The Narcotic Prescription Epidemic–Part I

What I am about write about in this series of posts on the opioid prescription drug abuse epidemic attempt to to make sense of the ironic confluence of many national, medical, regulatory and social factors that came together to facilitate this epidemic and massive social problem.

It basically started in the 1990’s with the rise of two movements in medicine that were very MUCH needed: 1) increased access to and growing awareness of the need for hospice based care for the terminally ill; 2) the growing pressure upon physicians to more “adequately treat chronic pain” in all its forms and it was adjudged that that was not being done well or humanely.


I agree with the first assertion wholeheartedly. I remember from my medical school training days early on in the in late 1960’s and 1970’s that people died more in hospitals than at home it seemed. A nascent but increasing movement of medical health care ethicists, as I would call them nowadays began to rightly question this social phenomenon. In the more rural, more agricultural, less sophisticated, (and I realize this is a gross oversimplification) members of families were literally brought to the hospital to die. I can remember when medical and oncology units were more full than nowadays of death vigils by families. The hospice movement changed all that recognizing that death was a natural process and needed a better setting and culture of medical care. The dying began to be cared for so much more personally than before in newly established hospice centers. Pain and suffering began to be treated much more effectively and humanely and under more sophisticated conditions that made a positive difference for all. Families could spend more time with loved ones in their final days, weeks or months. It went from a closet process to a more open, supported and supportive process that was better for everyone. Then the hospice movement evolved even further for the better. Physicians who often initially served as hospice attendings were the brave, the more compassionate pioneers, and often were the critical care MDs such as intensive unit pulmonologists and the occasional internist/cardiologist who were more accustomed to working regularly with the dying patient and had their emotional “stuff” together and could emotionally tolerate this very difficult work. Back then, physicians more often took it personally and reacted adversely emotionally to the death of the patient. The ethos was then that death had to be delayed as long as possible. The hospice movement, by and large, a non physician ‘movement’ took a different, gentler more accepting view of death, often based in strong ideas of faith of religion that helped its philosophy evolve in a different and healthier direction.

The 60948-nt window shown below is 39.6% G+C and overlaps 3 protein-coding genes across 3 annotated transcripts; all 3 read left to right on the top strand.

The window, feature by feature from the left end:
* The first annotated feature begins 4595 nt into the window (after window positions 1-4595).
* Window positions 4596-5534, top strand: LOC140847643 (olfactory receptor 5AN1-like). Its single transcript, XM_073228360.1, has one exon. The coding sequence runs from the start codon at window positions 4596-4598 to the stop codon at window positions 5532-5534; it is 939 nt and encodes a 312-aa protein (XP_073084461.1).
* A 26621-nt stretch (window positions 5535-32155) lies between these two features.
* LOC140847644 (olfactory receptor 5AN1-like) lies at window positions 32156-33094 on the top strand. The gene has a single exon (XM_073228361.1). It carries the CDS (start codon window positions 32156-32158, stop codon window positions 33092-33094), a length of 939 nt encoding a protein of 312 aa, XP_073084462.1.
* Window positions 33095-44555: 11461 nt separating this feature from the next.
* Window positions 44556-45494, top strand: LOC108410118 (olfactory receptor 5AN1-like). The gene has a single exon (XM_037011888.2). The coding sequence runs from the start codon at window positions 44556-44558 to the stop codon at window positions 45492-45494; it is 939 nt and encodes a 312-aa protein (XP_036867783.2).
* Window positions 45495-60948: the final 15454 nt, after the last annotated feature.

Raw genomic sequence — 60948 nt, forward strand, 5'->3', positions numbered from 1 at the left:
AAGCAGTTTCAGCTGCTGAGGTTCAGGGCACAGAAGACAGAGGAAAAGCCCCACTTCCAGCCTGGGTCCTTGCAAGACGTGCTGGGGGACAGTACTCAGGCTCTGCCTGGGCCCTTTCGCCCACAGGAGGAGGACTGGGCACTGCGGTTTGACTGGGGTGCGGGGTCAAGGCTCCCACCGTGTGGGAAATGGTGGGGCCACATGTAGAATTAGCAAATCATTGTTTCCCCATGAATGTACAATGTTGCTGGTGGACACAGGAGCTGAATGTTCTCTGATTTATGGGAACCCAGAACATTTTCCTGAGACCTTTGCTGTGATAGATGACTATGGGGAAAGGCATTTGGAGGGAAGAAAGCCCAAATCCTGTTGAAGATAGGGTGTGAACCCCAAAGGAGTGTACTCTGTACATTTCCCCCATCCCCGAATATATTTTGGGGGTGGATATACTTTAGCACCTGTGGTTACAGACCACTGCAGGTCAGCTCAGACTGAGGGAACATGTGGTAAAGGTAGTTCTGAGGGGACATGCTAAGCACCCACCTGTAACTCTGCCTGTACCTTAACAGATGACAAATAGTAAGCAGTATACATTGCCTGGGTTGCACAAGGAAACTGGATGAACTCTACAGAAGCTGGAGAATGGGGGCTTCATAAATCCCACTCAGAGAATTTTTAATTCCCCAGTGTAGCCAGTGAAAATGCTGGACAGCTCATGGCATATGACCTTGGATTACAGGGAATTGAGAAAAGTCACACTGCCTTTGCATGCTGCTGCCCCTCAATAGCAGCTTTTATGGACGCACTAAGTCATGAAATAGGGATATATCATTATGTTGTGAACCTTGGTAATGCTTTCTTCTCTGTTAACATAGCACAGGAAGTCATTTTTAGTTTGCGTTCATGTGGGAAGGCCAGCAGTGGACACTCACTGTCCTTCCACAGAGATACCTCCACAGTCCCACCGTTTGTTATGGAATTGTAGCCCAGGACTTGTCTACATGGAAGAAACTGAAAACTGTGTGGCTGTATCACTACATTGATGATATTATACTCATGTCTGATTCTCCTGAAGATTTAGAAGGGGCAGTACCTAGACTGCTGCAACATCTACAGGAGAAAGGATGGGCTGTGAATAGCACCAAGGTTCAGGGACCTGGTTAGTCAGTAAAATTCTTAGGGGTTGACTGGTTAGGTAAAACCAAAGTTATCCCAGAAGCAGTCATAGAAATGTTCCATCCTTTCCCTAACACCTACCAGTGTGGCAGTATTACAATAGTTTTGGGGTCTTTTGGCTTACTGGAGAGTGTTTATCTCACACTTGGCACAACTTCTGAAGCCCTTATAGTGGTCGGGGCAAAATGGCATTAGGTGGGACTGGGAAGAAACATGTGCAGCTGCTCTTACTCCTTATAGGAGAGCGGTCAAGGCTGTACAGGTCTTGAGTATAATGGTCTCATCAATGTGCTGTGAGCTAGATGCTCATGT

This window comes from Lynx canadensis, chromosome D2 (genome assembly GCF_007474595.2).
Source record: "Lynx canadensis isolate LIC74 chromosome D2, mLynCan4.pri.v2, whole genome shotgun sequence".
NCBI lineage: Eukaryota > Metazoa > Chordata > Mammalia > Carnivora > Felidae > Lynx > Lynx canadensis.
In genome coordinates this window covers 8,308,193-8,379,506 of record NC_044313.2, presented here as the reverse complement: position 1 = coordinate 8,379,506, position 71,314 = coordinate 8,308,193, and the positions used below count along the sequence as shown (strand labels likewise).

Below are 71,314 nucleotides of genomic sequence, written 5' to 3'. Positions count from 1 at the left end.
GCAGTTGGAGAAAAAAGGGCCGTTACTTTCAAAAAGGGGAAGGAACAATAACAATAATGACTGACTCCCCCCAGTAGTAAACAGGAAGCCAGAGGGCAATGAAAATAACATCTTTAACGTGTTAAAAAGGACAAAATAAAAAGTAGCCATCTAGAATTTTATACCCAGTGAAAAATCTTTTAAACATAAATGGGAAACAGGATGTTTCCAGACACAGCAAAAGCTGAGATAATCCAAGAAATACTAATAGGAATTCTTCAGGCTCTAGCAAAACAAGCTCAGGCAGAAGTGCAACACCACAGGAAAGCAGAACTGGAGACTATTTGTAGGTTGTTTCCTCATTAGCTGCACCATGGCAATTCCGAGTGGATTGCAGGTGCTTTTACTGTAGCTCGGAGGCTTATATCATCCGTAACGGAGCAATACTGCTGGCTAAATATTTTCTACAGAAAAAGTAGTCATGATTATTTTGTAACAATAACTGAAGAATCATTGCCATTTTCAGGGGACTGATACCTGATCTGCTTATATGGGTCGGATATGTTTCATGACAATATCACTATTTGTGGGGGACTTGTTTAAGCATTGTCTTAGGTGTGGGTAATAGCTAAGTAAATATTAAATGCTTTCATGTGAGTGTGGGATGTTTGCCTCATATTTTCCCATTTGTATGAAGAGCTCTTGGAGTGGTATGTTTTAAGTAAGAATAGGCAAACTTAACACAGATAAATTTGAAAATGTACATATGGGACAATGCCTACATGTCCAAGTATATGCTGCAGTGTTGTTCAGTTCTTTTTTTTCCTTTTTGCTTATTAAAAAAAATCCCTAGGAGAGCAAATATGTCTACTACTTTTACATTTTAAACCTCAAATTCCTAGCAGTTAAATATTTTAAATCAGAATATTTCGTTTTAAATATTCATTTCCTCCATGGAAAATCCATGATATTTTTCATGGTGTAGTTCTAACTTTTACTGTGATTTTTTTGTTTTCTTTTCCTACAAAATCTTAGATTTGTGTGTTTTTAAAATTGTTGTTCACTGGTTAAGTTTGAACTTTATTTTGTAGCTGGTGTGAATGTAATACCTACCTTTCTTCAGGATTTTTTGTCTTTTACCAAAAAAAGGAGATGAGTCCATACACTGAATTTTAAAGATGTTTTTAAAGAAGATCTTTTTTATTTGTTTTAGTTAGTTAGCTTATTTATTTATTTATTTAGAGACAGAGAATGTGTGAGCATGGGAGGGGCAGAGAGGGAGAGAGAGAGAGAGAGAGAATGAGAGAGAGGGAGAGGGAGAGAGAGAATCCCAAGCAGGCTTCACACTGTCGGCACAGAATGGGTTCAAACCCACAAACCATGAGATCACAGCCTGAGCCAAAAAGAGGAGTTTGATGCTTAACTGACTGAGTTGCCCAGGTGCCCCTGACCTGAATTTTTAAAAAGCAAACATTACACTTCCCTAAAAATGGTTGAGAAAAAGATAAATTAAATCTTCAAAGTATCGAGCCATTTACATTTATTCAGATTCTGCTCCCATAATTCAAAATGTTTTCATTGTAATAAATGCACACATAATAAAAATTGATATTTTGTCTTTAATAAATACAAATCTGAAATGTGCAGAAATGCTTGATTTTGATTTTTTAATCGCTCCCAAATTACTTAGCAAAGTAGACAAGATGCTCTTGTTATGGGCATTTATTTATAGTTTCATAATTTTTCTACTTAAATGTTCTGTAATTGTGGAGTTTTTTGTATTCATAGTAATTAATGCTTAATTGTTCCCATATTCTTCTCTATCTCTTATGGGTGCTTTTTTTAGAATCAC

The above implied second issue will be thoroughly discussed in another following post in this series and concerns the Joint Commission for the Accreditation of Health Care Organizations.

It was natural as a result of all this that a more compassionate approach to pain control developed. Pain control thorough more routine, non-“stingy” use of opioid narcotics became the norm and helped dying become a more humane process especially in advanced cases of certain kinds of cancers that had indescribably high levels of near constant pain, liver cancers, bone cancers etc. I remember my wife dying in pain from multiple myeloma in the early 1980’s with pain so severe that when she would awaken she would be in a pain driven pitiful delirium that made visits to her bedside “painful” and incredibly upsetting to the family who almost all lived close around her since this was a Cherokee Indian extended family with strong ties to the Reservation, the “Qualla Boundary” of western North Carolina where she lived. Fortunately she was mostly treated pretty adequately with opioids and none of us, not even me, the only physician in the entourage of family, worried about the absurdity of her “getting addicted.” Physicians in nursing homes, oncologists, and medical ethicists pressed the issues publicly and hospice care came thankfully to be a routine part of communities, some large enough to have independent of the hospitals, others inheriting donated, set aside areas in larger nursing homes as this care came to be financially supported and recognized as legitimate standard of care in medicine. Hospicare moved into the homes as well which overall was a good thing as well. But in my mind this is where the problems started in hospice care; drug diversion off narcotics, a term we did not even use in those days, came to be. Unscrupulous addict or enterprising members of some families, starting sneaking smaller and then larger amount of ‘granny’s narcotics for themselves or for quick profit, substituting similar looking generic pills. I suspect that if we had the massive Big Data tools applied to those trends we would find, not to much surprise, that this diversion trend started in the years leading up to our recent economic slides, bubbles and collapses that made persons suddenly facing unforeseen poverty, resort to such survival means as diverting and selling such sources of opioids. To me it is not something to jump up and down on my law enforcement belligerent hobby horse podium or outrage, but an understandable, even predictable phenomenon. A number of times I had to open up this can of worms in colleagues’ patients’ families and ‘do an intervention’ and it was never a clean or pleasant process.

To follow, part II in the next blog.

Regards to all

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